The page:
Aug 242017


I know I posted a round-up of new music just yesterday, but there are far more discoveries I’d like to share, and these go a bit deeper into the obscure realms of the underground than the ones I picked yesterday.

Lots of interesting stuff here, so much that I’ve divided this post into two parts. You may need to skip a meal and a bathroom break to get through both parts, but you’ll be glad you did, even if you begin gnawing your fingers and wetting yourselves. That ain’t fake news.


The first band here is Rex Venomous, they are a multinational group, and the debut two-song EP you’re about to hear is Tenetur et Relicta. I looked up those two Latin words, and they translate as “bound and abandoned”.



I know a few things about the identity of the band members that haven’t been publicly revealed yet, but I managed to extract permission to spill the beans:

Rex Demonus is a project begun by Swedish composer and guitarist Håkan Stuvemark, the driving force behind the mighty Wombbath and also a member of Skineater and Pale King. He was also a member of In Thy Dreams, which split up after releasing two albums in 1999 and 2001.

The debut recording of Rex Demonus also features drummer Jon Skäre (Wachenfeldt, and also a performer on a new Skineater EP) and vocalist Leon Low from the Malaysian band Nonserviam, with a guest vocal appearance by Håkan’s frequent bandmate Jonny Pettersson (Wombbath, Skineater, Pale King, etc.) and guitar solos by Nonserviam’s Vinoth Krm.

The two songs on Tenetur et Relicta — the title track and “Rex Autem Infirma” — are downright explosive, from the breathtaking speed of the drumwork to the dark, searing intensity of the shimmering  riffs and the wild, raw savagery of the roaring and shrieking vocals. Both songs also include magnificent solos that propel the electrifying vibrancy of the music even further into the stratosphere.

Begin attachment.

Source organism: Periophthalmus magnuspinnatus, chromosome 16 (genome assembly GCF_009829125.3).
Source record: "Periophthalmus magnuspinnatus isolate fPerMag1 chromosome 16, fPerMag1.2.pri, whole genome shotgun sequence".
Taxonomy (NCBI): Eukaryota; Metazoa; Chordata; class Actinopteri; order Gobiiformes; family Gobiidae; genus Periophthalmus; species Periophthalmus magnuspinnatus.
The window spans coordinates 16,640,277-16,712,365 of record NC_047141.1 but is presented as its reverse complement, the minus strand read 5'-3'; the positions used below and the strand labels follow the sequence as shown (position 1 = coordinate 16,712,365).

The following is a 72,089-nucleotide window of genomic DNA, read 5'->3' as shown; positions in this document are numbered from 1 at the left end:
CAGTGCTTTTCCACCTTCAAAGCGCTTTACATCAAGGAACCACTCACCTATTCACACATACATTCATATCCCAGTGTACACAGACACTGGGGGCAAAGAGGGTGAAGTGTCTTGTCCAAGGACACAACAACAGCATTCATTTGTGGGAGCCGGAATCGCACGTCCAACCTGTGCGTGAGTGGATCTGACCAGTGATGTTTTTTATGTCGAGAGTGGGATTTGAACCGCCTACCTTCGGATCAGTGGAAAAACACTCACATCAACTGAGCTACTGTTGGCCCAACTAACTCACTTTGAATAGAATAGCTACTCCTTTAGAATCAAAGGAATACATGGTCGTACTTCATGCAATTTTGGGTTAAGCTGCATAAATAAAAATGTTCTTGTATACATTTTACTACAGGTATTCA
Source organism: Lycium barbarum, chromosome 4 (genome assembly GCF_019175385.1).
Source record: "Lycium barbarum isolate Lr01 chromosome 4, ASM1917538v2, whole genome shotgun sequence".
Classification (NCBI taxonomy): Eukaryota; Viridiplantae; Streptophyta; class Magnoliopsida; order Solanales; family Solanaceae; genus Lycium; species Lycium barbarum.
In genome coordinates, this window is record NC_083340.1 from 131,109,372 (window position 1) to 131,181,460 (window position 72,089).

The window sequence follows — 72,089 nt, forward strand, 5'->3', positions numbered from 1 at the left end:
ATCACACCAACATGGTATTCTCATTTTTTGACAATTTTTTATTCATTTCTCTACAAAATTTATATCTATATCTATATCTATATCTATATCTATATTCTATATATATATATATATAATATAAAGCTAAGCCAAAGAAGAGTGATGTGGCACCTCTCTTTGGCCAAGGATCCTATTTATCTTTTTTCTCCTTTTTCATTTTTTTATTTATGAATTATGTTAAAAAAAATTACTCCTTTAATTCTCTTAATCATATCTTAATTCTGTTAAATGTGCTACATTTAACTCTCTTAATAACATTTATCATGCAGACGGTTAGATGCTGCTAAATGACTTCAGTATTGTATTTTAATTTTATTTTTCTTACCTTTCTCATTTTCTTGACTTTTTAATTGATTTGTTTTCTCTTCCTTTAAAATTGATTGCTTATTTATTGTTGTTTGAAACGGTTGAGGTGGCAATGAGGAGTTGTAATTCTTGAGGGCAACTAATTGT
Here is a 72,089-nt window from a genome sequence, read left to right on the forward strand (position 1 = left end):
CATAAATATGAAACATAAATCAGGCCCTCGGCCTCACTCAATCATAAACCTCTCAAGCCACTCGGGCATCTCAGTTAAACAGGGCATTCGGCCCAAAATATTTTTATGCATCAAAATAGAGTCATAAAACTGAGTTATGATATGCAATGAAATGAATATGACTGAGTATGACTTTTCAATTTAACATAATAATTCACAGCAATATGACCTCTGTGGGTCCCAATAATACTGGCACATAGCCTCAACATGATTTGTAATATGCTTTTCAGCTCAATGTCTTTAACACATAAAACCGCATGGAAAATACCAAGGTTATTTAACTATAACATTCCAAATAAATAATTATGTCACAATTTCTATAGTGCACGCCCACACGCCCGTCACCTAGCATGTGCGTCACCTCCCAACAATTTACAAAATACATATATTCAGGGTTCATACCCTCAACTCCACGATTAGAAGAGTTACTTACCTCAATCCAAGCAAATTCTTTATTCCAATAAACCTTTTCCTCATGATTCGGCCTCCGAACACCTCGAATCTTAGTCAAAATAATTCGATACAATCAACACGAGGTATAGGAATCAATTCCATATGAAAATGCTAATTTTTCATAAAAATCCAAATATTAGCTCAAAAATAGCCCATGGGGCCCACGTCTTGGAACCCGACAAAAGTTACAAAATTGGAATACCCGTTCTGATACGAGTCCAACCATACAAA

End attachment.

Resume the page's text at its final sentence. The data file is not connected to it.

The music here is a turbocharged surge of melodic death metal, with “Tenetur et Relicta” being the more atmospherically bleak and brooding piece and with more pronounced elements of black metal in the mix, while “Rex Autem Infirma” is a more jolting, galloping experience. But both songs reach heights of soaring majesty, as emotionally intense as they are physically arresting, and the melodies are captivating.

The demo is a “pay what you want” download on Bandcamp. Pay or not (but pay is better), please download this so Rex Venomous will prove to be more than a one-off piece of creative impulsiveness.













Onirism isn’t the first band to combine utterly enthralling and transcendently beautiful sounds with the kind of savagery that makes you want to hide under your bed, but holy hell, they do it well. Actually, it’s a “he” and not a “they”, a talented Frenchman at the helm of this black metal enterprise.